Indian Sikhs make Pakistan pilgrimage in rare moment of cooperation between nuclear rivals
The historic pact allows visa-free access to the Pakistani town of Kartarpur where the site of the founder of Sikhism’s death is located
Hundreds of Sikh pilgrims have streamed across the India-Pakistan border to take advantage of a landmark new visa-free corridor between the nuclear-armed neighbours.
The inauguration of the Kartarpur corridor on Saturday marked a rare moment of cooperation between two of the world's most implacable rivals, and even led to comparisons with the fall of the Berlin Wall.
Pakistan opened the secure corridor allowing visa free access to Gurdwara Darbar Sahib Kartarpur, the second holiest shrine in the Sikh faith, which is just four kilometres inside Pakistan. Visas are normally difficult to obtain.
Saturday's ceremony came as tensions between Islamabad and Delhi are still strained by India's decision to revoke self-rule in its portion of disputed Kashmir.
"When it comes to government-to-government relations, it is all hate and when it comes to people-to-people ties, it's all love," one of the Sikh pilgrims, who did not give his name, told Pakistani state TV as he crossed.
Among the first pilgrims to pass through the gate was former Indian Prime Minister Manmohan Singh, who told Pakistani state media that it was a "big moment".
"I hope relations between Pakistan and India will improve after opening of Kartarpur," he said.
The shrine to Sikhism's founder, Guru Nanak, was left inside Pakistan after the partition of British India in 1947, while most Sikhs were on the other side of the border. The neighbours have fought three wars since then and their almost constant animosity has made pilgrimages difficult. Many Sikhs have had to content themselves with a glimpse of the temple's domes through a telescope set up at the border.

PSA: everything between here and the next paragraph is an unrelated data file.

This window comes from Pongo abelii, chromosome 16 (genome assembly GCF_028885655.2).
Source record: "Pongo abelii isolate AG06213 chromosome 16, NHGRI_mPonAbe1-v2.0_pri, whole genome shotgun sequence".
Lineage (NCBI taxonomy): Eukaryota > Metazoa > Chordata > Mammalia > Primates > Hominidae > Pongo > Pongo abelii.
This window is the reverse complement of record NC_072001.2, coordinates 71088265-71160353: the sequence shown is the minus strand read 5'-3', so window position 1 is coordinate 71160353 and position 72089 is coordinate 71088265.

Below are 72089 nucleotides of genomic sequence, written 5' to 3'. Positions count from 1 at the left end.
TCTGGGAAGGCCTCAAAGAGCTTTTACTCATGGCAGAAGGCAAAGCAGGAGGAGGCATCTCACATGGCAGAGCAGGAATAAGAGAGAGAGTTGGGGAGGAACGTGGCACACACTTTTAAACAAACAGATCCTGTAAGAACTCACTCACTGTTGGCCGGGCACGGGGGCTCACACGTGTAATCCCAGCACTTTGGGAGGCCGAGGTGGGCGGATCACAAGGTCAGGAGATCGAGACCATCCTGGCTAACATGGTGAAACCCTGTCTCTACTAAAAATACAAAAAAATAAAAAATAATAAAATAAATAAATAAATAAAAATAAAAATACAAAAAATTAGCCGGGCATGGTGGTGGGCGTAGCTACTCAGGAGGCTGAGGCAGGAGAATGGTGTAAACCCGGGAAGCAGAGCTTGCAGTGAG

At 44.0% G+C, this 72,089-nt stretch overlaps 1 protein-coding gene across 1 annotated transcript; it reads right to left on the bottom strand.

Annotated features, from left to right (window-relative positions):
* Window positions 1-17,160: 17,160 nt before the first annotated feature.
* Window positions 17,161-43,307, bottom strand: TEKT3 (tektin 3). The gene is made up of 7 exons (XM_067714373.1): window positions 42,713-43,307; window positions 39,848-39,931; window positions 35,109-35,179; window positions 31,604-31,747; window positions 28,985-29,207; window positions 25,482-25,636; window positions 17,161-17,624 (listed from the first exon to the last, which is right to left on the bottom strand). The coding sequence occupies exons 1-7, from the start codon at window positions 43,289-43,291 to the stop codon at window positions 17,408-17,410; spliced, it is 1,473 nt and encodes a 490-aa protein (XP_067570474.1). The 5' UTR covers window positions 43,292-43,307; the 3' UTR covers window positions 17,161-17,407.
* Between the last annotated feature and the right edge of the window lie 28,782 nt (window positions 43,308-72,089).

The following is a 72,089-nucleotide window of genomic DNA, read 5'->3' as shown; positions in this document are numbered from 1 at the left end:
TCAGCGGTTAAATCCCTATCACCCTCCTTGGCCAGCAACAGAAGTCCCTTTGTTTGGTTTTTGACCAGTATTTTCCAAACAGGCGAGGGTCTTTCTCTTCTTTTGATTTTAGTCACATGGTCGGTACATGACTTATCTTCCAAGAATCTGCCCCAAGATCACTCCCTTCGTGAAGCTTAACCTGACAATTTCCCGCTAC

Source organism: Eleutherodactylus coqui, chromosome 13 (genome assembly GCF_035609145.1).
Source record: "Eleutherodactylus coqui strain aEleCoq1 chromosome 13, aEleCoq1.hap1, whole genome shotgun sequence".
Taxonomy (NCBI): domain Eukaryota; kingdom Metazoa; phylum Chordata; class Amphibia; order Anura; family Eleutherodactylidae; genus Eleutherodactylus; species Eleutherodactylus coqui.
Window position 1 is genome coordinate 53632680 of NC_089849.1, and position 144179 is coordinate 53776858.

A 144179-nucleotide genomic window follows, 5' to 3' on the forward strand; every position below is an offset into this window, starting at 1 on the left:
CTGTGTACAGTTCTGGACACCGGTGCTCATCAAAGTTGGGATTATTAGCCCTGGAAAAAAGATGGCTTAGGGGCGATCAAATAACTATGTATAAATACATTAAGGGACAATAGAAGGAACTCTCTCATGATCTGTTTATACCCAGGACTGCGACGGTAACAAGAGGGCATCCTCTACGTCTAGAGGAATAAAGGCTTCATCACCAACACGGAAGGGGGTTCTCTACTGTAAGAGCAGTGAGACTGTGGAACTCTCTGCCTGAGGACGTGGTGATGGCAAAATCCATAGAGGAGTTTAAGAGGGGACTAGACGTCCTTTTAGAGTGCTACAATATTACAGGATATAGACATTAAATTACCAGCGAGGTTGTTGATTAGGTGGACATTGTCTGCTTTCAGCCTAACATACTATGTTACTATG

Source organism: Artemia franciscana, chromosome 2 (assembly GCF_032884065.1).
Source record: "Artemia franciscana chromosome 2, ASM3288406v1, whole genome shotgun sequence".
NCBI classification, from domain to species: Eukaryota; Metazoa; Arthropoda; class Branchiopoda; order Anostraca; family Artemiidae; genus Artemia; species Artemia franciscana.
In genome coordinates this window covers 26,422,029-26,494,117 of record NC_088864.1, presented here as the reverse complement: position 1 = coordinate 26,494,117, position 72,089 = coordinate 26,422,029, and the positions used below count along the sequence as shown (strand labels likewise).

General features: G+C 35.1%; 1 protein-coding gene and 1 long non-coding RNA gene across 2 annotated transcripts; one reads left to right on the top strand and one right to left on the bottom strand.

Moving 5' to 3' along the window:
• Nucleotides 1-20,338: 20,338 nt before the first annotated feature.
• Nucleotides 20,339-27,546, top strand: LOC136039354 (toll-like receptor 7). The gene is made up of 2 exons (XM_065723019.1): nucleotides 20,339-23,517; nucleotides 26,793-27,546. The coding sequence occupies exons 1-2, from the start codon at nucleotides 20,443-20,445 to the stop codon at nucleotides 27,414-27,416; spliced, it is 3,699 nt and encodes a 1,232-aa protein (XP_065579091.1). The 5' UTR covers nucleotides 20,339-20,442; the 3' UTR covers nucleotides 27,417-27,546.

The opening comes just days ahead of the Guru Nanak's 550th birthday on November 12, an anniversary of huge significance for the global Sikh community.
Speaking before the ceremony, Pakistan's foreign minister said the new crossing point had the potential to change the region.
“You saw the Berlin Wall go down, we all saw that, right?” said Shah Mahmood Qureshi. “It changed the face of Europe. Kartarpur can change the face of South Asia.”
Yet, he said that contacts between Islamabad and Delhi remained at “zero”, with no back channel between the rivals about how to solve their differences.
Imran Khan, Pakistan's prime minister, inaugurated the corridor, welcoming Sikhs from around the world.
"I am happy we could do this for you," he told the crowd. "Believe me, I had no idea of the importance this place holds; I found out a year ago.
He likened the inability of Sikhs to visit Kartarpur to Muslims only being able to see one of their holiest sites from a distance.
But he also used his speech to attack Delhi's policy in Indian-administered Kashmir, saying Kashmiris “are being kept like animals”.
“Their rights have been snatched away which the United Nations Security Council gave them. If Modi is listening, [he should know that] justice brings peace and injustice spreads confusion.”
Mr Modi had earlier thanked his opposite number as he addressed pilgrims as they set off for the border.
“I also thank Pakistan's Prime Minister Imran Khan for understanding India's wishes and turning Kartarpur into reality,” he said.
Mr Khan said after his 2018 election that he would attempt to rebuild ties with Delhi, vowing to take two steps forward for every step India made. Yet ties have if anything worsened and the countries came close to another war in February when a suicide bomber killed 40 Indian paramilitary police in Pulwama in India’s northern state of Jammu and Kashmir. India blames Pakistan for sponsoring militancy and terrorism in Kashmir and launched an air strike in reprisal.
Updated: November 10, 2019 02:30 PM